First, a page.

Senator MARSHALL —You wanted us to listen to what the Labor premiers were saying. Every one of them now says: pass our amendments. They say this agreement should not go forward without the protection of the PBS. They want you, and urge you, to support our amendments. Eat your own words, Senator Brandis, because you were the one on many occasions saying: `Listen to the state premiers. Why don't you do what the state premiers say?' I throw that challenge back to you, Senator Brandis. Listen to what the state premiers say: support our amendment and protect the PBS. This is an opportunity for the government to actually do something that is right—to stand up for the Australian people and protect the PBS. You will still get your free trade agreement, as meagre as it is. You did not put enough work into it, but there are some very meagre benefits. We will support it on that basis. We could have done a lot better, and we should have done a lot better, but we will not undermine the PBS and nor should you.

I sense, looking at the press today, that there may be a bit of weakening in your position. I heard Mr Downer say, `Well, maybe we could consider some amendments; we might have a little look at it.' It is a little late coming, but you will have your opportunity to support our amendments. At the end of the day, even you will have to conclude that what we propose will protect the PBS. You will have to admit that your misleading statements, made through the whole process, that nothing in the free trade agreement would undermine the PBS were not true. If they were true, you would not have put it in the FTA. You buckled because the US wanted it in there and you just put it in there. Good public health policy being negotiated away through trade agreements is not something that the Labor Party will do. That is not something the Labor Party will stand for, and quite frankly the government ought to be condemned for doing so.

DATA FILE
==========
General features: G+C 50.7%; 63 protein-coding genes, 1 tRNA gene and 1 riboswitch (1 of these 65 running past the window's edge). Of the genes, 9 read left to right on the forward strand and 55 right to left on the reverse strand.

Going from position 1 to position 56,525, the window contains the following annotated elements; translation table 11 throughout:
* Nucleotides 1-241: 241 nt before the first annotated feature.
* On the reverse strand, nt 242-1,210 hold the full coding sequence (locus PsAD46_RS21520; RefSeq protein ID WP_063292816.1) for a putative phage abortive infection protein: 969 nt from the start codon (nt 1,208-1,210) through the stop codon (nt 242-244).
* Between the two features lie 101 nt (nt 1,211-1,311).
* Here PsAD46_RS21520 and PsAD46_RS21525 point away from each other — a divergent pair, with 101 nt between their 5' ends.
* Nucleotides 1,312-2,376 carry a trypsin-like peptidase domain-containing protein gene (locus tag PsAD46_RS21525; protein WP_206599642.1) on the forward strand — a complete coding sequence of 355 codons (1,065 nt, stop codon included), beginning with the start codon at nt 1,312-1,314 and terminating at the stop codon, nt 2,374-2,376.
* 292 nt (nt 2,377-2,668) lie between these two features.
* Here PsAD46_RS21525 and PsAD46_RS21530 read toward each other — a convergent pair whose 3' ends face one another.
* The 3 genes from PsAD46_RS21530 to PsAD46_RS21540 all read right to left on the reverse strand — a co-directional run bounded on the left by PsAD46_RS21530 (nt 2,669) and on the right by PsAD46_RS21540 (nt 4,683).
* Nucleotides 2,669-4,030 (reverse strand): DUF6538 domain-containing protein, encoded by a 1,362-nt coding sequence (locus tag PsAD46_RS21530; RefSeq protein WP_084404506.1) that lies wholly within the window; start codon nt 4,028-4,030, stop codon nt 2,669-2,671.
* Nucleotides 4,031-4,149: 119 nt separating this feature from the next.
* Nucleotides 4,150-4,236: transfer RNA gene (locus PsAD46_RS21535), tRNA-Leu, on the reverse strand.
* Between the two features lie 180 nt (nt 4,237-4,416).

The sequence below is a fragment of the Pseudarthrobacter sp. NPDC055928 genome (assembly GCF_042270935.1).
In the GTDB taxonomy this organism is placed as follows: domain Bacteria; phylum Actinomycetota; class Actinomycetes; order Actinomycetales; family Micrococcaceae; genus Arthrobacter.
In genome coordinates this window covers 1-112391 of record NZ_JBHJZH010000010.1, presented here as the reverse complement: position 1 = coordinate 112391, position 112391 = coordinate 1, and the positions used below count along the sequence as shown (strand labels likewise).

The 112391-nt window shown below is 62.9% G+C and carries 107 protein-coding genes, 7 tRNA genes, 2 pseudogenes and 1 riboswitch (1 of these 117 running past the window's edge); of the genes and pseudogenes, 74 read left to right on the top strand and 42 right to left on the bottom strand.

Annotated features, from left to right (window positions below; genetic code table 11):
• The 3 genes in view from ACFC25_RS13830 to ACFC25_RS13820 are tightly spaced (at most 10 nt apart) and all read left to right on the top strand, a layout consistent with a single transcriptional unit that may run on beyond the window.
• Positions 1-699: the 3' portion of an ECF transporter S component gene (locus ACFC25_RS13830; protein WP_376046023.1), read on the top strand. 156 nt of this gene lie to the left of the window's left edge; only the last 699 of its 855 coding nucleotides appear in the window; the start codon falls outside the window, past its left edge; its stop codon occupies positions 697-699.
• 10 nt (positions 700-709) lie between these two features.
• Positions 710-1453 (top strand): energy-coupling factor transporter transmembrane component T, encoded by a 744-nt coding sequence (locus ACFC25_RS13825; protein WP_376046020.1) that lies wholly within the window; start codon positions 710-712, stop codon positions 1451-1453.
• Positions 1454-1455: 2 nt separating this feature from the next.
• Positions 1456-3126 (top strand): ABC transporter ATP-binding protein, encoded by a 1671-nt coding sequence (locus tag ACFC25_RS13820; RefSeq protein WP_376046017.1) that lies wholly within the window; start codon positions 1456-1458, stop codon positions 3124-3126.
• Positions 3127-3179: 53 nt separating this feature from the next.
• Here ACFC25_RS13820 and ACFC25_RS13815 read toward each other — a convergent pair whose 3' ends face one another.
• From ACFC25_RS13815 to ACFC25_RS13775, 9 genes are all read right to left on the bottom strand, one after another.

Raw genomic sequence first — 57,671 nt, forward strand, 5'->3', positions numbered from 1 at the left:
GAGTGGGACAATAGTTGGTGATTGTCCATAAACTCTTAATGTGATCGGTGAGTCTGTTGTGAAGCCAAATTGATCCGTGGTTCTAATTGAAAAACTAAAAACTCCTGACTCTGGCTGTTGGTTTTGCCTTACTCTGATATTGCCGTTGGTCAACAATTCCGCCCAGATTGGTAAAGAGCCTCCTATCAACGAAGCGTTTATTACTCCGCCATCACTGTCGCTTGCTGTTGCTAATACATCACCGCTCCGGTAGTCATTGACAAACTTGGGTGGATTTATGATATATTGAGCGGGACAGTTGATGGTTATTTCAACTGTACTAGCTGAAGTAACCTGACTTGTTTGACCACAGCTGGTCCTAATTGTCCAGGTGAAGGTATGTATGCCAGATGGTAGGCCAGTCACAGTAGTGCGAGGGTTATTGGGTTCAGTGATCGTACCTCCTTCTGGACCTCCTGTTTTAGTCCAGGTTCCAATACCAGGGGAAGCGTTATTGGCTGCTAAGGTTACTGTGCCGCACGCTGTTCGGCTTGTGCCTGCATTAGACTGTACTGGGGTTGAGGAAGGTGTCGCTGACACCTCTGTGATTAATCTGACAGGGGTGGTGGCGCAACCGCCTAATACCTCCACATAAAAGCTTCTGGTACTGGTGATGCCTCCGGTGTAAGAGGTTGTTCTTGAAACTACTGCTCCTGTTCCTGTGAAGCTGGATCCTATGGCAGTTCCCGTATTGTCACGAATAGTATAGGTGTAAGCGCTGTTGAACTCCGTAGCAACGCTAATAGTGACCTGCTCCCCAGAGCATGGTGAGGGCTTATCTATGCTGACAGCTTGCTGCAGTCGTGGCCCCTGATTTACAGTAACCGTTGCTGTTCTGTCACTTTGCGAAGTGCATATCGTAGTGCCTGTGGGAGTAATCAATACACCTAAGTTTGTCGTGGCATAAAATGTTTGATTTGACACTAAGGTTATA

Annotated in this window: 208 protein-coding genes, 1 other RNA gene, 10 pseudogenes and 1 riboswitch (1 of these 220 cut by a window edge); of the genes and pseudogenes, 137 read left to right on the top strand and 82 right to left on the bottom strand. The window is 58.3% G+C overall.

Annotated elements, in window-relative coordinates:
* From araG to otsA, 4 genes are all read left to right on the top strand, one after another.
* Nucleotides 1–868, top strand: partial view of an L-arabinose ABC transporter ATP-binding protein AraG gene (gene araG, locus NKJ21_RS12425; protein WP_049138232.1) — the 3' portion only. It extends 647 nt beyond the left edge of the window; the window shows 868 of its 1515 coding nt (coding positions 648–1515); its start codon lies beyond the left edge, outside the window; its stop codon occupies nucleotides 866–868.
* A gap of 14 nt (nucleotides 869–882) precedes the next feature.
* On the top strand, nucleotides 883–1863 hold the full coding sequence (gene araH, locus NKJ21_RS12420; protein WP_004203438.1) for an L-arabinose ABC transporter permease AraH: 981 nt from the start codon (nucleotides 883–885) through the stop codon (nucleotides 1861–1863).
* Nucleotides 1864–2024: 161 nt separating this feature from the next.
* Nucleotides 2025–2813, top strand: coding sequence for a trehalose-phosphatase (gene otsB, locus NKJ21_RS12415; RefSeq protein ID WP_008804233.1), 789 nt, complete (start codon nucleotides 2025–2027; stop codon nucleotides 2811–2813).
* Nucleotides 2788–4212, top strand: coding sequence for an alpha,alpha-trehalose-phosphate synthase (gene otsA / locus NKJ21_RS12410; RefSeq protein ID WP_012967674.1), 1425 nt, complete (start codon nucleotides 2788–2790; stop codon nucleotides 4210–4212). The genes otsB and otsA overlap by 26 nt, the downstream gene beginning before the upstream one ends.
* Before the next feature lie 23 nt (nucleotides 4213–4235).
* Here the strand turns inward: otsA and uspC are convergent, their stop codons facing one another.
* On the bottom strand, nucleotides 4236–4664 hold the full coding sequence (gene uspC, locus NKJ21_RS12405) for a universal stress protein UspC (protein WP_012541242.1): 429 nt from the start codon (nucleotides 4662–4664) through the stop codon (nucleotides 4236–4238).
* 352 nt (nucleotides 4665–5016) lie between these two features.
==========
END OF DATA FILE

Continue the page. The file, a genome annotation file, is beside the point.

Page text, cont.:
Throughout this year the Labor Party said, as we have always said, that we will judge the Howard government's trade agreement with the United States on the evidence and we will decide whether it is a net plus or a minus. That is why we referred it to a Senate select committee. Again, how many government members did we hear say that that was just a political stunt? The report was tabled today. Unfortunately, there only seems to be one copy of that report available to the opposition, which certainly gives me some concerns. Senator Brandis indicated that these were issues that were heavily contested. I think he went on to say that they were matters of great debate—these `heavily contested matters of great debate', where the government said it was simply a political stunt.

We then heard Senator Ferris, another government member on the committee, say there were four areas of serious concern that she wanted to address through the committee process. So, through their own mouths they say how important the committee process was, but we hear all the other government members saying what a political stunt it was. It just does not ring true. In this matter the government has simply put its own self-interest and its own political goals ahead of the national interest. If anyone has made this a political football, it has been the government from day one. Instead of allowing a proper, fair dinkum process that was going to analyse the benefits and the negatives from this agreement, it has wanted to politicise it all the way through.

The other thing I want to cover is the concern that Labor has about the lack of economic modelling on jobs. It is something that I asked the Department of Foreign Affairs and Trade to do when we had a briefing with them as members of the Joint Standing Committee on Treaties. DFAT indicated that they would do economic modelling on jobs. They would do so based on occupation, on sector and on regions. Ultimately, they did not do that. They refused to do it. That brings into play serious concerns. Understanding that there may be a negative impact on jobs, Labor will boost enterprise export growth in jobs in the Australian manufacturing sector through a manufacturing support package. We will provide a $25 million centre of excellence for advanced manufacturing in this country. (Time expired)